Kidneys: The Facts

What do kidneys do?

  • They remove toxins, excess water and waste products.
  • Kidneys play a vital role in regulating your blood pressure.
  • They activate vitamin D to help keep your bones and muscles in good shape.
  • They’re essential for a healthy body.

Why you shouldn’t ignore your kidneys

Most of the time, kidneys work normally without any issues but sometimes they can be damaged or stop working so well. This is known as chronic kidney disease. CKD is a serious condition that affects over three million people in the UK and up to a million of these people may be undiagnosed. Find out how you can improve your kidney health

Early diagnosis and treatment, as well as changes to your diet and lifestyle, are vital and can often help slow down or prevent any further damage. However, if CKD goes undetected or is not managed well, it can progress to kidney failure, which is fatal without treatment. Patients with kidney failure will need regular dialysis or a kidney transplant.

Some other types of kidney disease, including inherited conditions, are not preventable but can be managed.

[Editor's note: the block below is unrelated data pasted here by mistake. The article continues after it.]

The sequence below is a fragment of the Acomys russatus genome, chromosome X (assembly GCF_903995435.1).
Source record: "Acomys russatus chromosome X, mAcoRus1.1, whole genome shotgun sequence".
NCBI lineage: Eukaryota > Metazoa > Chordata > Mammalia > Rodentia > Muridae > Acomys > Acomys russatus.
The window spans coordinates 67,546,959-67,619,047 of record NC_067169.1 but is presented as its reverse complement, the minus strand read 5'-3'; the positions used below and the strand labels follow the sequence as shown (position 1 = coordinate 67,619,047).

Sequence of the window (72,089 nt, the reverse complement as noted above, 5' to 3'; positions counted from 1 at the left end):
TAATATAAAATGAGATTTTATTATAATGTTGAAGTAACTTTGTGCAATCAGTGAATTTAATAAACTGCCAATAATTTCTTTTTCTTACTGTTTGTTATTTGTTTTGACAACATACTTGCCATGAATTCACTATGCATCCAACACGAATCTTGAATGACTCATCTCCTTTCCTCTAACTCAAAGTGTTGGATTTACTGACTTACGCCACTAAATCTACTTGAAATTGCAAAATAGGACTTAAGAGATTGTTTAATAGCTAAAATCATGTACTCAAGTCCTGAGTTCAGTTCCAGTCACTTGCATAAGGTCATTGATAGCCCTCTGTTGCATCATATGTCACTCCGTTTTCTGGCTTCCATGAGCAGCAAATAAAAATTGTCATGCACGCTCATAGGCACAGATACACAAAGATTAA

The BIG impact on your life

Having kidney disease affects more than your physical health. It also impacts your social life, relationships and emotional wellbeing. Imagine visiting the hospital three times a week for a four-hour dialysis session – how would you fit this around work, or looking after children, or going on holiday?

Are you at risk?

Although anyone can develop kidney disease, here are some factors that can increase your risk:

  • Diabetes
  • High blood pressure
  • Heart and circulatory disease
  • Family history of kidney disease
  • A black, Asian or minority ethnic background could mean an increased risk of developing kidney failure more quickly.

Kidney disease and Covid-19

The global pandemic has changed kidney patients’ lives in many ways.

At increased risk of becoming seriously ill with Covid-19, many kidney patients have been extra cautious. But many dialysis patients have no choice but to go into hospital several times a week for their life-saving treatment. Those with a kidney transplant or taking immunosuppressants still have to attend their regular medical appointments, despite being less able to fight the virus because of the medication and treatments they take.

The Kidney Charities Together group continues to support kidney patients with information and guidance: 

  • Kidney Research UK champions patient voices and research into the impacts of Covid-19. 
  • The NKF Helpline gives kidney patients expert advice on coping in difficult times, including the pandemic.
  • Kidney Care UK provides the latest Covid-19 guidance and advice. 
  • Kidney Wales helps and advises people on how to cope with everyday life during Covid-19. 
  • PKD Charity offers expert information and support for managing polycystic kidney disease. 
  • The UK Kidney Association gives HCPs Covid-19 vaccination and treatment guidance for kidney patients,